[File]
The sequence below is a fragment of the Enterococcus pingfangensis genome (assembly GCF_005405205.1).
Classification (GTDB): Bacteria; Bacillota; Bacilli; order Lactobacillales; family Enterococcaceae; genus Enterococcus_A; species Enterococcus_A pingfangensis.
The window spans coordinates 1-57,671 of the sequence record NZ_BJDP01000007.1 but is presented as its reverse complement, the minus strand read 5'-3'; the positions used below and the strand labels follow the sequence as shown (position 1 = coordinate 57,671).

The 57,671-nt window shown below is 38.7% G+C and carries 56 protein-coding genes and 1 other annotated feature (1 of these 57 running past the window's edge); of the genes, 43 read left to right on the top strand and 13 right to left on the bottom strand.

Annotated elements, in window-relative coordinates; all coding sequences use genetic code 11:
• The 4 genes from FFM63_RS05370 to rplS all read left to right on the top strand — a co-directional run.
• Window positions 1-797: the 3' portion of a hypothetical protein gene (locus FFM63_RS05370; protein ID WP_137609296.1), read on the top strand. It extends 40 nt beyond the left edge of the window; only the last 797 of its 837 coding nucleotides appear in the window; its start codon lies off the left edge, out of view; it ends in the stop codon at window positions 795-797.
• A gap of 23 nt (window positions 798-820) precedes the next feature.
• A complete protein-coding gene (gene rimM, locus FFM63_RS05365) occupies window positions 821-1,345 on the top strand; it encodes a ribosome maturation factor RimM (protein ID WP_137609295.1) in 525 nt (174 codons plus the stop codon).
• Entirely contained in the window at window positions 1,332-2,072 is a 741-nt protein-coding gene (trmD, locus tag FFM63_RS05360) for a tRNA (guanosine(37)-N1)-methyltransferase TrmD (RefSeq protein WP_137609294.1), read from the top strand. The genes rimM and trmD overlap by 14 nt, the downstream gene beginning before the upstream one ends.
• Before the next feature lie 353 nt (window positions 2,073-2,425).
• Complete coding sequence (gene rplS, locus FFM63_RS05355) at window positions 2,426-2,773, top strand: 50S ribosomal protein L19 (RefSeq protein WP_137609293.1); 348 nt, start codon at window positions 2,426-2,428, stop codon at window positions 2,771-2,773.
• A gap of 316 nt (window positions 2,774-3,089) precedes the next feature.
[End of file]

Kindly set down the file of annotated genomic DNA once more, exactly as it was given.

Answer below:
The sequence below is a fragment of the Enterococcus pingfangensis genome (assembly GCF_005405205.1).
Classification (GTDB): Bacteria; Bacillota; Bacilli; order Lactobacillales; family Enterococcaceae; genus Enterococcus_A; species Enterococcus_A pingfangensis.
The window spans coordinates 1-57,671 of the sequence record NZ_BJDP01000007.1 but is presented as its reverse complement, the minus strand read 5'-3'; the positions used below and the strand labels follow the sequence as shown (position 1 = coordinate 57,671).

The 57,671-nt window shown below is 38.7% G+C and carries 56 protein-coding genes and 1 other annotated feature (1 of these 57 running past the window's edge); of the genes, 43 read left to right on the top strand and 13 right to left on the bottom strand.

Annotated elements, in window-relative coordinates; all coding sequences use genetic code 11:
• The 4 genes from FFM63_RS05370 to rplS all read left to right on the top strand — a co-directional run.
• Window positions 1-797: the 3' portion of a hypothetical protein gene (locus FFM63_RS05370; protein ID WP_137609296.1), read on the top strand. It extends 40 nt beyond the left edge of the window; only the last 797 of its 837 coding nucleotides appear in the window; its start codon lies off the left edge, out of view; it ends in the stop codon at window positions 795-797.
• A gap of 23 nt (window positions 798-820) precedes the next feature.
• A complete protein-coding gene (gene rimM, locus FFM63_RS05365) occupies window positions 821-1,345 on the top strand; it encodes a ribosome maturation factor RimM (protein ID WP_137609295.1) in 525 nt (174 codons plus the stop codon).
• Entirely contained in the window at window positions 1,332-2,072 is a 741-nt protein-coding gene (trmD, locus tag FFM63_RS05360) for a tRNA (guanosine(37)-N1)-methyltransferase TrmD (RefSeq protein WP_137609294.1), read from the top strand. The genes rimM and trmD overlap by 14 nt, the downstream gene beginning before the upstream one ends.
• Before the next feature lie 353 nt (window positions 2,073-2,425).
• Complete coding sequence (gene rplS, locus FFM63_RS05355) at window positions 2,426-2,773, top strand: 50S ribosomal protein L19 (RefSeq protein WP_137609293.1); 348 nt, start codon at window positions 2,426-2,428, stop codon at window positions 2,771-2,773.
• A gap of 316 nt (window positions 2,774-3,089) precedes the next feature.